Source: REGISTER OF OLD SETTLERS , BOOK One, page 164 & 167
submitted by Kevan Chown, Aug. 17, 2007

Dec. 27, 1884

James Jackson breathed his last today at 11:30 a.m. The illness which has terminated with a suddenness that will shock the community, dates only from last week Wednesday, and not until the day before Christmas was it generally known. Then came the news that the good old man lay in the very shadow of death. His great circle of friends hoped almost against hope on learning of his severe prostration, for he had but recently recovered from a quite serious attack, which had left his constitution greatly enfeebled, and in his more that three score years and ten there was little natural vigor to resist the strong combination of ailments which lay siege to his life. He had been troubled with pneumonia and for the last two days it was known there was little hope. Though surrounded by every care, ministered to by loving attentions and the best skill of the physician, nothing could avail to ward the mortal blow.

The JOURNAL is possessed of meager data for writing of the career of deceased. He was born in Keith, Scotland, January 10, 1809. He came to America and settled near Albany, N.Y., in 1835, where we believe he married, and after an intermediate sojourn in Cincinnati, arrived in Muscatine in 1854. Since coming to our midst, “Uncle” James Jackson, as he was affectionately called by citizens, has been a prominent member of the community. He early began business in the grocery trade, and with the exception of a short period before his death, had remained continuously in that business. Though closely occupied with his trade, and of a disposition that found its highest gratification in the private circle of his friends, he was frequently solicited to serve the public in offices of trust, and was elected for several terms to the treasuryship of the city. An earnest and devont man, there was at the same time a rich vein of humor and bonhomie manifested in his daily associations which made him the welcome companion of old and young. But over all, the old Scotich seriousness of character predominated and he may be said to have divided his most congenial hours between his family and his church. He had been a prominent member of the Congregational church from his earliest residence in Muscatine.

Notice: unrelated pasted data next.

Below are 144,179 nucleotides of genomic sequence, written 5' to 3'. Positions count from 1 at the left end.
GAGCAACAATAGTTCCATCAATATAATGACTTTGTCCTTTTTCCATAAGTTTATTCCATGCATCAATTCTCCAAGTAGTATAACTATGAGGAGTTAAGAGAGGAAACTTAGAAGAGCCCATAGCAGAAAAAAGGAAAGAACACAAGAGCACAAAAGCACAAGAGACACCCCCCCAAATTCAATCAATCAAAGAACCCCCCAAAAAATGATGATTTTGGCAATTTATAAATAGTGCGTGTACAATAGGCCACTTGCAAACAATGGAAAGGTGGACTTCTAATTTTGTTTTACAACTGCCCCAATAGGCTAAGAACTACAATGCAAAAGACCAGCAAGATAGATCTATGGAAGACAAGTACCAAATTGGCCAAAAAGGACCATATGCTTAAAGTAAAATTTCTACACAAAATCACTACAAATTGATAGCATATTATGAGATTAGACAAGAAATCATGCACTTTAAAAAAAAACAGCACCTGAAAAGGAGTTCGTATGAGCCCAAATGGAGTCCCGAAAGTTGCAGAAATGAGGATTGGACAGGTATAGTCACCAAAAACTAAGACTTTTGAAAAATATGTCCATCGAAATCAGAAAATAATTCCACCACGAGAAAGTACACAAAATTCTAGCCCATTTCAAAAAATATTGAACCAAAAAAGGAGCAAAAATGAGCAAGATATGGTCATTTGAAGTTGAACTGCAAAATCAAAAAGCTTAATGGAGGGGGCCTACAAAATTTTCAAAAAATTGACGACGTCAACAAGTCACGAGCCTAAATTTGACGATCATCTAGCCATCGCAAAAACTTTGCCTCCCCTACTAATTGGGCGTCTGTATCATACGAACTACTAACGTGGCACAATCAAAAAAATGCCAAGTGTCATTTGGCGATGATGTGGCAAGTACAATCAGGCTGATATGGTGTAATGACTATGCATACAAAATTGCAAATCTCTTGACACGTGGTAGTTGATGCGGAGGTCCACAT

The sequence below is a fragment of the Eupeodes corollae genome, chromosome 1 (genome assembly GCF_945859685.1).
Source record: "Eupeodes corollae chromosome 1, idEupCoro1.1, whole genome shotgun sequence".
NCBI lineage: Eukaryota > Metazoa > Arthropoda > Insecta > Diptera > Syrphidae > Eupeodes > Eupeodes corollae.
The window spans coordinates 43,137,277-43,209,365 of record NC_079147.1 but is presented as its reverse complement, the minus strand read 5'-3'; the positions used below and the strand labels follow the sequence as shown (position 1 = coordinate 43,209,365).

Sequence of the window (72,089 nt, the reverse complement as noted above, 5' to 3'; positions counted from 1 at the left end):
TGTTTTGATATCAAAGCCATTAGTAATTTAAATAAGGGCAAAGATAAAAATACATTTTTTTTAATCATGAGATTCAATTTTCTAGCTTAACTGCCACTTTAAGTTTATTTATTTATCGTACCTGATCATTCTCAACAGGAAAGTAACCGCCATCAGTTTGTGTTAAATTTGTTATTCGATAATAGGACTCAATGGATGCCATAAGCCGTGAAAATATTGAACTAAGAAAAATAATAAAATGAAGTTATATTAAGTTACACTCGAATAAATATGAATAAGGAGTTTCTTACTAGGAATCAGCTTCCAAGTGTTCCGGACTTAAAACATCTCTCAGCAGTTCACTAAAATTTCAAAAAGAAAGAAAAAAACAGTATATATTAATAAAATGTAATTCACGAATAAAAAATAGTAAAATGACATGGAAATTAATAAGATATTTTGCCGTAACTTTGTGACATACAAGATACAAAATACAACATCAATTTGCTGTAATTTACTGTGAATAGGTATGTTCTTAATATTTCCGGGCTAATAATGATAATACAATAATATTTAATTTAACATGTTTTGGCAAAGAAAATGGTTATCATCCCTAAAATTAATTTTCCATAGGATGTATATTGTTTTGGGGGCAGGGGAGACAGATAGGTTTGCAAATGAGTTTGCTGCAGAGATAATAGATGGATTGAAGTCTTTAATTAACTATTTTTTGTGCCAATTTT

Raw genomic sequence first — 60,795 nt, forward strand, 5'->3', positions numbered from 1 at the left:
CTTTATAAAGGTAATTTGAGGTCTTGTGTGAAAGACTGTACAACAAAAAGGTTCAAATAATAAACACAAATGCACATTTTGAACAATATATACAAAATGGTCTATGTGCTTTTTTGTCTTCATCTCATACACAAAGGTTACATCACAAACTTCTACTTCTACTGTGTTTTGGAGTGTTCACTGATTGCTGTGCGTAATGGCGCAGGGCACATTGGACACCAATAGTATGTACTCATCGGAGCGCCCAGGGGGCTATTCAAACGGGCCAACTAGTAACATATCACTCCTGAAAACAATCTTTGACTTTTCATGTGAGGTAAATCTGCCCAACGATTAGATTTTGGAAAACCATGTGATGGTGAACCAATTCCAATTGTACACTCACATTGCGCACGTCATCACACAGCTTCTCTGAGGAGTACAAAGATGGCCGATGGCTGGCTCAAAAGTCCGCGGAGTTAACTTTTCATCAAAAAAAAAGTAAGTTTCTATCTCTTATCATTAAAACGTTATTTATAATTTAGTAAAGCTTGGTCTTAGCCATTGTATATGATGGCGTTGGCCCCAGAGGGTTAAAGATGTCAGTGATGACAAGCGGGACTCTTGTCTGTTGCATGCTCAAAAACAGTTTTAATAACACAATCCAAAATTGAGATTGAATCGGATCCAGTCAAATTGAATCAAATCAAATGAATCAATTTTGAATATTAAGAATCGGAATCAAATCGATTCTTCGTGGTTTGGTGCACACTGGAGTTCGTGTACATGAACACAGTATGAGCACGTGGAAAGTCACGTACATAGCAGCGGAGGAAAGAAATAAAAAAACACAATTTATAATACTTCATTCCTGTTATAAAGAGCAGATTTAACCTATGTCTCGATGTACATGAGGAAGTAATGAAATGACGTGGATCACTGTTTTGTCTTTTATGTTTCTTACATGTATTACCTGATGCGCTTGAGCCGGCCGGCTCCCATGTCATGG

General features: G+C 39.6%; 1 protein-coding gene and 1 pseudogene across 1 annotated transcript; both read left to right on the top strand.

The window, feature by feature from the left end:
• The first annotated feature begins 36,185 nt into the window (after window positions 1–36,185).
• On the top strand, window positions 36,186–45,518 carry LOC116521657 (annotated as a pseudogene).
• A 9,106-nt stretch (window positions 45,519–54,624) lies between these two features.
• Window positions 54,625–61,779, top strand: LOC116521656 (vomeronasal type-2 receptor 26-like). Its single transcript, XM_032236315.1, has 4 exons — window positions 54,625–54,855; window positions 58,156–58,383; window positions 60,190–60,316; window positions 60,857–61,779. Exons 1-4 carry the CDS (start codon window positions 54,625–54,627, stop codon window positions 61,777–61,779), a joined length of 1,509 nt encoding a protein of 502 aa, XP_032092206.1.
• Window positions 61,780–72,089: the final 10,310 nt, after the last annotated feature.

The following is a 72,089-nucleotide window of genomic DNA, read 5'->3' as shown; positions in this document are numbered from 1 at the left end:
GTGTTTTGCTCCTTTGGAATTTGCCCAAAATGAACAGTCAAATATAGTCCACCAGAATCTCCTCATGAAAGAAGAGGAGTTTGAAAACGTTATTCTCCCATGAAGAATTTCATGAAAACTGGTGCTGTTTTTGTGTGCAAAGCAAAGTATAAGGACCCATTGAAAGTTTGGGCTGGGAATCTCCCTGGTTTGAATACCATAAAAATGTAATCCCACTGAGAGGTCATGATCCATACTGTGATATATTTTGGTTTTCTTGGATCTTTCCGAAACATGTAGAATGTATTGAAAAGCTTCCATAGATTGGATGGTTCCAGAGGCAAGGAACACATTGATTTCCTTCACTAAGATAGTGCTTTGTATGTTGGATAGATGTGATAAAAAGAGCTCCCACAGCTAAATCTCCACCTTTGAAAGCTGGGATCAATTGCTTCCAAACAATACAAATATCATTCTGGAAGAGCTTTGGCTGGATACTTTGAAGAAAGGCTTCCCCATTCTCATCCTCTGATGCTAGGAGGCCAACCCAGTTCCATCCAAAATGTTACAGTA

A wife by a second marriage and fine children, issue of his first wife, survive to mourn this great loss of husband and father. The children are Mrs. U. C. Mayers, Mrs. E. B. Lewis, Mrs. Chet Lillibridge, Miss Betsey, all of Muscatine, and William, an only son, who is believed to be residing in Louisville. Deceased also leaves two brothers, Messrs. Peter and Alexander Jackson of this city.

The funeral has been appointed at 2 p. m. on Monday, at the Congregational Church.


In Memoriam

Pursuant to notice a large number of Old Setters of Muscatine, met at the City Hall, Monday, Dec 29th, 1884, to take suitable action on the death of James Jackson. President Walton called the meeting to order and D. S. Biles was appointed secretary. Hon. W. F. Brannan moved that a committee of three be appointed to draft resolutions expressive of the sense of the association upon the loss of so estimable a member. The chair appointed Judge Brannan, Joseph Bridgman and D. C. Richman said committee.